Disturbing: The Ninth Circuit Arizona Immigration Law Decision

Even before General Holder had got around to reading the statutes, but after he and President Obama had commented on them, there were protests throughout Latin America:

South American presidents issued a declaration condemning it during a 12-nation summit in Argentina, the first week in May, as part of the Union of South American Nations.

The South American presidents that signed the declaration included Brazil's Luiz Inacio "Lula" Da Silva; Uruguay's Jose Mujica; Ecuador's Rafael Correa; Paraguay's Fernando Lugo; Chile's Sebastian Pinera; Bolivia's Evo Morales; Venezuela's Hugo Chavez; and Argentina's Cristina Fernandez. Foreign ministers represented by Peru, Colombia, Surinam and Guyana also co-signed the declaration.

None of those countries, of course, behave as rashly and without regard to human rights as the Arizona statute would permit it to do; of course not. On August 20, 2010, the Arizona immigration statutes were submitted in a report to the United Nations Human Rights Council which many nations enter but few leave (rather like a Roach Motel) to which Arizona Governor Brewer objected, calling the report's reference to the law:

… “downright offensive” and demanding that it be removed from the report.

The idea of our own American government submitting the duly enacted laws of a state of the United States to “review” by the United Nations is internationalism run amok and unconstitutional.

The State Department even raised the Arizona immigration laws with that bastion of freedom, human rights, and democracy, Red China. At a press conference, Assistant Secretary Posner was asked whether the new Arizona law had been discussed with China. He responded:

We brought it up early and often. It was mentioned in the first session, and as a troubling trend in our society and an indication that we have to deal with the issues of discrimination or potential discrimination, and that these issues are very much being debated in our own society.

With only modest exaggeration, Judge Bea states that the majority opinion allows "any complaining foreign country to preempt a state law." He stated:

The majority fails to identify a federal foreign relation policy which establishes the United States must avoid “spillover effects,” if that term is meant to describe displeasure by foreign countries with the United States’ immigration policies. The majority would have us believe that Congress has provided the Executive with the power to veto any state law which happens to have some effect on foreign relations, as if Congress had not weighed that possible effect in enacting laws permitting state intervention in the immigration field. To the contrary, here Congress has established -- through its enactment of statutes such as 8 U.S.C. §§ 1357(g)(10), 1373(c), and 1644 -- a policy which encourages the free flow of immigration status information between federal and local governments. Arizona’s law embraces and furthers this federal policy; any negative effect on foreign relations caused by the free flow of immigration status information between Arizona and federal officials is due not to Arizona’s law, but to the laws of Congress. Second, the Executive’s desire to appease foreign governments’ complaints cannot override Congressionally mandated provisions -- as to the free flow of immigration status information between states and federal authorities -- on grounds of a claimed effect on foreign relations any more than could such a foreign relations claim override Congressional statues for (1) who qualifies to acquire residency in the United States, 8 U.S.C. § 1154, or (2) who qualifies to become a United States citizen, 8 U.S.C. § 1421 et seq.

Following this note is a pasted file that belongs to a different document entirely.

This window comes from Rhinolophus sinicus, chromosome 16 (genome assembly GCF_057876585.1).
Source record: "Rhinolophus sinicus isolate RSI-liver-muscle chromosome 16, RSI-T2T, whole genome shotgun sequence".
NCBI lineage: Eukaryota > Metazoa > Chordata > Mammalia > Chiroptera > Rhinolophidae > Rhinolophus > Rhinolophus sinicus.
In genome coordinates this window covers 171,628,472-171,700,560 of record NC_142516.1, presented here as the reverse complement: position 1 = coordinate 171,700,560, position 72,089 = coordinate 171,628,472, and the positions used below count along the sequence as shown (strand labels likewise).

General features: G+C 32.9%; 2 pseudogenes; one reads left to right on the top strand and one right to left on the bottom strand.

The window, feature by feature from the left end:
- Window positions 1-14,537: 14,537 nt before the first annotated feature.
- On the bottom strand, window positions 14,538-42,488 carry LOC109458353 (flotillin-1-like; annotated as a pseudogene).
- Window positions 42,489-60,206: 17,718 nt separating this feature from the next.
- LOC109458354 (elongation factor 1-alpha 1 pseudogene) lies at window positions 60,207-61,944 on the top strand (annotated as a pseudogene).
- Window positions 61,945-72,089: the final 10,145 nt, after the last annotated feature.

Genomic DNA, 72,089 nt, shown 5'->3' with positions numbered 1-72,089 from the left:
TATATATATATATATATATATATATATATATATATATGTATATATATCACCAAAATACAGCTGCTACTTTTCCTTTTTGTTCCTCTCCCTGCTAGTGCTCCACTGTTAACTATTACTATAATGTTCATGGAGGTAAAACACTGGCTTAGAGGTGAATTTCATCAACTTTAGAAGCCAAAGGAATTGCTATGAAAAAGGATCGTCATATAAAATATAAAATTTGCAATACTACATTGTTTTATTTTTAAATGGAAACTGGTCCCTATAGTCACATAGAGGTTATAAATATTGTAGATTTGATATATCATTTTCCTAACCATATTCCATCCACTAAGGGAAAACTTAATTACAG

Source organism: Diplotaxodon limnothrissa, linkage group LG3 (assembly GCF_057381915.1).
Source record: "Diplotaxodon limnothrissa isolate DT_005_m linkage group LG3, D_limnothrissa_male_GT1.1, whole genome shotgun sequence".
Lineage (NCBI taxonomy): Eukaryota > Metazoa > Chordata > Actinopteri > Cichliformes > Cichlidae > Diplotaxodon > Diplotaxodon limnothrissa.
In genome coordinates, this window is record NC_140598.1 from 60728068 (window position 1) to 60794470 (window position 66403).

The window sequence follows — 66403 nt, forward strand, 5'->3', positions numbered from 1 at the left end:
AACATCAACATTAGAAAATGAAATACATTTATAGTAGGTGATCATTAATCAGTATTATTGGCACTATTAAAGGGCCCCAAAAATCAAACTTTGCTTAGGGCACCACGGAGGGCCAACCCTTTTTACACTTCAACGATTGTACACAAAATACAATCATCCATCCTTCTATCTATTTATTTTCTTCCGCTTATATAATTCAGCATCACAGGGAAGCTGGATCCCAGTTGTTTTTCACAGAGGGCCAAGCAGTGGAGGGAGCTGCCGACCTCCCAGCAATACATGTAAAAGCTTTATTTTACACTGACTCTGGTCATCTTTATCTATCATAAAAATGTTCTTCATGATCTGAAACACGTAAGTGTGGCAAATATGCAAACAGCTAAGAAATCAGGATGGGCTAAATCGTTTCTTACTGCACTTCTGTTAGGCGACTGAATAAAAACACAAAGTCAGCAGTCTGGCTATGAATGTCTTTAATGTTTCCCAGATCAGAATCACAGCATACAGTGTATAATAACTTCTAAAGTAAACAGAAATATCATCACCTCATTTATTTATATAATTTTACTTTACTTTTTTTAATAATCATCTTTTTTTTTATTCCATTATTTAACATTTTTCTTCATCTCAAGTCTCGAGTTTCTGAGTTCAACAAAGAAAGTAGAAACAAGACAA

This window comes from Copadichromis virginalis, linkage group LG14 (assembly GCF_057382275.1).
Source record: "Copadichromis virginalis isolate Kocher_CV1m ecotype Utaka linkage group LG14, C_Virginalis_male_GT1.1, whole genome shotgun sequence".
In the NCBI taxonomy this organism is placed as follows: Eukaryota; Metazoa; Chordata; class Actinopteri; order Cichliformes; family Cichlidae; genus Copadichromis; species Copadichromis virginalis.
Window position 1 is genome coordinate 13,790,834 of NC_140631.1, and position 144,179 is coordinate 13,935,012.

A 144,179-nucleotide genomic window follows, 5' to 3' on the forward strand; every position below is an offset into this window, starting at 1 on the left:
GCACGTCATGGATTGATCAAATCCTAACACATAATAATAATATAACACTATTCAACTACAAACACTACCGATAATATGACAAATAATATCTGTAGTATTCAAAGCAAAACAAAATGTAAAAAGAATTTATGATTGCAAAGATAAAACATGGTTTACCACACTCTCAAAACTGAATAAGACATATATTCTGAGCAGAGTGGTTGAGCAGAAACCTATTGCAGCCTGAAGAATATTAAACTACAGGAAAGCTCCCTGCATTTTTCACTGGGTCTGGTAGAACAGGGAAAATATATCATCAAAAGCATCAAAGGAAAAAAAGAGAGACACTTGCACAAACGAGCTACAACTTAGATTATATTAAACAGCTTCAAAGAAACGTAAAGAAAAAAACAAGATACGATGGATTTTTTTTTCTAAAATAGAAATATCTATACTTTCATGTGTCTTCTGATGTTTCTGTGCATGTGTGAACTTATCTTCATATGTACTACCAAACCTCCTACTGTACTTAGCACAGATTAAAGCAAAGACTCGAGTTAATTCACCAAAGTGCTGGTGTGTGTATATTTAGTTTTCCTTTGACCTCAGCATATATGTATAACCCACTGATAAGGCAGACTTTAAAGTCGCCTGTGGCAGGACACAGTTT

Finally, the majority errs in finding that the threat of all 50 states layering their own immigration rules on top of federal law weighs in favor of preemption. In Buckman, the Supreme Court stated: “As a practical matter, complying with the FDA’s detailed regulatory regime in the shadow of 50 States’ tort regimes will dramatically increase the burdens facing potential applicants burdens not contemplated by Congress in enacting the FDCA and the MDA.” 531 U.S. at 350 (emphasis added). I fail to see how Congress could have failed to contemplate that states would make use of the very statutory framework that Congress itself enacted. Congress created the Law Enforcement Support Center “to provide alien status determination support to federal, state, and local law enforcement on a 24-hours-a-day, seven-days-a-week basis.” Congress also obligated ICE to respond to all immigration status inquiries from state and local authorities. 8 U.S.C. § 1373(c). In light of this, all 50 states enacting laws for inquiring into the immigration status of suspected illegal aliens is desired by Congress, and weighs against preemption. (emphasis in original)

It is possible that decisions of the 9th Circuit are the most frequently overturned by the Supreme Court simply because the 9th Circuit is the biggest in the country. However, in light of many of the decisions coming from that esteemed circuit, it is quite likely that there is another and more reasonable interpretation: the 9th Circuit chooses to sacrifice judicial integrity on the altar of political correctness and global multiculturalism transcending the basic notions on which the nation was based and which continue to have substantial importance to most.

The 9th Circuit decision will certainly be appealed to the Supreme Court, and the sooner it hears the appeal the better.